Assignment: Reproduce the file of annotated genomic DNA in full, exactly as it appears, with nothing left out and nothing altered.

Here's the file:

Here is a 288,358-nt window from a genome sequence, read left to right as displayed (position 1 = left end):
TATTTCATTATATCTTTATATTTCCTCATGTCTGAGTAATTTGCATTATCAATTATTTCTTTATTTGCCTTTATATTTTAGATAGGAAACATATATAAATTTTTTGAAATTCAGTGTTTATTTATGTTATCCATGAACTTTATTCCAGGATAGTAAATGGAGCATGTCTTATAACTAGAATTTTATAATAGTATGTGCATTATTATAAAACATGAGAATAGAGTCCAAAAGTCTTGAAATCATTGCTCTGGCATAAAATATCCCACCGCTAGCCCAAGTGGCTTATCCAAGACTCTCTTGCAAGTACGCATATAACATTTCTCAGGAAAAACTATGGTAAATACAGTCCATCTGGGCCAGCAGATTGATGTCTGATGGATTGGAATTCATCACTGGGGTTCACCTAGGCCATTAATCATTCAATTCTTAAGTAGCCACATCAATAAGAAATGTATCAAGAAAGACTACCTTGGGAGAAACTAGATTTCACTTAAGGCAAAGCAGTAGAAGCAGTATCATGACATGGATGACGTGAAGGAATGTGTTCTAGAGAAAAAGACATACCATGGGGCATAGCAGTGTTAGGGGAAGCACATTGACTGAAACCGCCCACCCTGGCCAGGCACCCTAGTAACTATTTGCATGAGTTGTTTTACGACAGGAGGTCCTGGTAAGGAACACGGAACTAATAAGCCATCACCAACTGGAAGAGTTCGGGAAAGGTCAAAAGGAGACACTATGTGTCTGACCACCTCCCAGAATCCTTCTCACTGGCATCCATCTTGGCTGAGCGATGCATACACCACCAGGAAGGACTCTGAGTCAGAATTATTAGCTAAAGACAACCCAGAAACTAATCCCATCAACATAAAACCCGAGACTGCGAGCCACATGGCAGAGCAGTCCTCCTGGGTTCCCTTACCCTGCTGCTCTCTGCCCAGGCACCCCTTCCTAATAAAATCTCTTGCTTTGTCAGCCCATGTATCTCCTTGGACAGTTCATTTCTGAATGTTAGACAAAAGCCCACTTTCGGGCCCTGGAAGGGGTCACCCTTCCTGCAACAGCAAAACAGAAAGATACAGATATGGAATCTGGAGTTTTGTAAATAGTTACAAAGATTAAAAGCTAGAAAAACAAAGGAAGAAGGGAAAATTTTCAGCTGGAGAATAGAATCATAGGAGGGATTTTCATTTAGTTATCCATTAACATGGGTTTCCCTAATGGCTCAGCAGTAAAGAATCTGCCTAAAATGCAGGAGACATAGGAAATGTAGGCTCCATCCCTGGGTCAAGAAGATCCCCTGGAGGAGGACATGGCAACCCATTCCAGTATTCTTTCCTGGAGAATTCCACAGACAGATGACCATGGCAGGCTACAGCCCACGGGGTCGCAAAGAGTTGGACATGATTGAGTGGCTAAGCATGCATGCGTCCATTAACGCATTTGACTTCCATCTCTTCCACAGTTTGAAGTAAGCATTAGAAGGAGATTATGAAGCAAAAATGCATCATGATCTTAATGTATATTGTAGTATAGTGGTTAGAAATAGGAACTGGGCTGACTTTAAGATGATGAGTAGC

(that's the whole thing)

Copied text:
Here is a 288,358-nt window from a genome sequence, read left to right as displayed (position 1 = left end):
TATTTCATTATATCTTTATATTTCCTCATGTCTGAGTAATTTGCATTATCAATTATTTCTTTATTTGCCTTTATATTTTAGATAGGAAACATATATAAATTTTTTGAAATTCAGTGTTTATTTATGTTATCCATGAACTTTATTCCAGGATAGTAAATGGAGCATGTCTTATAACTAGAATTTTATAATAGTATGTGCATTATTATAAAACATGAGAATAGAGTCCAAAAGTCTTGAAATCATTGCTCTGGCATAAAATATCCCACCGCTAGCCCAAGTGGCTTATCCAAGACTCTCTTGCAAGTACGCATATAACATTTCTCAGGAAAAACTATGGTAAATACAGTCCATCTGGGCCAGCAGATTGATGTCTGATGGATTGGAATTCATCACTGGGGTTCACCTAGGCCATTAATCATTCAATTCTTAAGTAGCCACATCAATAAGAAATGTATCAAGAAAGACTACCTTGGGAGAAACTAGATTTCACTTAAGGCAAAGCAGTAGAAGCAGTATCATGACATGGATGACGTGAAGGAATGTGTTCTAGAGAAAAAGACATACCATGGGGCATAGCAGTGTTAGGGGAAGCACATTGACTGAAACCGCCCACCCTGGCCAGGCACCCTAGTAACTATTTGCATGAGTTGTTTTACGACAGGAGGTCCTGGTAAGGAACACGGAACTAATAAGCCATCACCAACTGGAAGAGTTCGGGAAAGGTCAAAAGGAGACACTATGTGTCTGACCACCTCCCAGAATCCTTCTCACTGGCATCCATCTTGGCTGAGCGATGCATACACCACCAGGAAGGACTCTGAGTCAGAATTATTAGCTAAAGACAACCCAGAAACTAATCCCATCAACATAAAACCCGAGACTGCGAGCCACATGGCAGAGCAGTCCTCCTGGGTTCCCTTACCCTGCTGCTCTCTGCCCAGGCACCCCTTCCTAATAAAATCTCTTGCTTTGTCAGCCCATGTATCTCCTTGGACAGTTCATTTCTGAATGTTAGACAAAAGCCCACTTTCGGGCCCTGGAAGGGGTCACCCTTCCTGCAACAGCAAAACAGAAAGATACAGATATGGAATCTGGAGTTTTGTAAATAGTTACAAAGATTAAAAGCTAGAAAAACAAAGGAAGAAGGGAAAATTTTCAGCTGGAGAATAGAATCATAGGAGGGATTTTCATTTAGTTATCCATTAACATGGGTTTCCCTAATGGCTCAGCAGTAAAGAATCTGCCTAAAATGCAGGAGACATAGGAAATGTAGGCTCCATCCCTGGGTCAAGAAGATCCCCTGGAGGAGGACATGGCAACCCATTCCAGTATTCTTTCCTGGAGAATTCCACAGACAGATGACCATGGCAGGCTACAGCCCACGGGGTCGCAAAGAGTTGGACATGATTGAGTGGCTAAGCATGCATGCGTCCATTAACGCATTTGACTTCCATCTCTTCCACAGTTTGAAGTAAGCATTAGAAGGAGATTATGAAGCAAAAATGCATCATGATCTTAATGTATATTGTAGTATAGTGGTTAGAAATAGGAACTGGGCTGACTTTAAGATGATGAGTAGC